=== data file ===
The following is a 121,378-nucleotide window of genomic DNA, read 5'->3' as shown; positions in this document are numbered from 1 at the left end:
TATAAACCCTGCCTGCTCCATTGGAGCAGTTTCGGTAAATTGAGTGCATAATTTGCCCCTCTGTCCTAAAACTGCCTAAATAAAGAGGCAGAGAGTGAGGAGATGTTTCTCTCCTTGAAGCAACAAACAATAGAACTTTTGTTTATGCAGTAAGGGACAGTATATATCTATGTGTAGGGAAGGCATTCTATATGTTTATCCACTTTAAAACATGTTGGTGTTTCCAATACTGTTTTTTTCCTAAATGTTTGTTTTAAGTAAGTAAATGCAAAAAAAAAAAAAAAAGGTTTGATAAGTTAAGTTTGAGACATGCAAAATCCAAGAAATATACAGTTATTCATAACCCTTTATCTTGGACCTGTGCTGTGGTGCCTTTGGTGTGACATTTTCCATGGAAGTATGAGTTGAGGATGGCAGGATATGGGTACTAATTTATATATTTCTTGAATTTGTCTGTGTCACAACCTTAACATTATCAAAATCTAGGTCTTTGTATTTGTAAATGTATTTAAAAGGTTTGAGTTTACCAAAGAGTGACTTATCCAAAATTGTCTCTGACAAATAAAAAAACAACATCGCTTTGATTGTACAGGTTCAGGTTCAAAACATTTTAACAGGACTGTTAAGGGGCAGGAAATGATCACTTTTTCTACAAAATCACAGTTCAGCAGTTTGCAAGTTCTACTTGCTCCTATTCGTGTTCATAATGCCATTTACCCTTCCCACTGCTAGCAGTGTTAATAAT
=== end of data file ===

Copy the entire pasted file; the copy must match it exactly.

The following is a 121,378-nucleotide window of genomic DNA, read 5'->3' as shown; positions in this document are numbered from 1 at the left end:
TATAAACCCTGCCTGCTCCATTGGAGCAGTTTCGGTAAATTGAGTGCATAATTTGCCCCTCTGTCCTAAAACTGCCTAAATAAAGAGGCAGAGAGTGAGGAGATGTTTCTCTCCTTGAAGCAACAAACAATAGAACTTTTGTTTATGCAGTAAGGGACAGTATATATCTATGTGTAGGGAAGGCATTCTATATGTTTATCCACTTTAAAACATGTTGGTGTTTCCAATACTGTTTTTTTCCTAAATGTTTGTTTTAAGTAAGTAAATGCAAAAAAAAAAAAAAAAGGTTTGATAAGTTAAGTTTGAGACATGCAAAATCCAAGAAATATACAGTTATTCATAACCCTTTATCTTGGACCTGTGCTGTGGTGCCTTTGGTGTGACATTTTCCATGGAAGTATGAGTTGAGGATGGCAGGATATGGGTACTAATTTATATATTTCTTGAATTTGTCTGTGTCACAACCTTAACATTATCAAAATCTAGGTCTTTGTATTTGTAAATGTATTTAAAAGGTTTGAGTTTACCAAAGAGTGACTTATCCAAAATTGTCTCTGACAAATAAAAAAACAACATCGCTTTGATTGTACAGGTTCAGGTTCAAAACATTTTAACAGGACTGTTAAGGGGCAGGAAATGATCACTTTTTCTACAAAATCACAGTTCAGCAGTTTGCAAGTTCTACTTGCTCCTATTCGTGTTCATAATGCCATTTACCCTTCCCACTGCTAGCAGTGTTAATAAT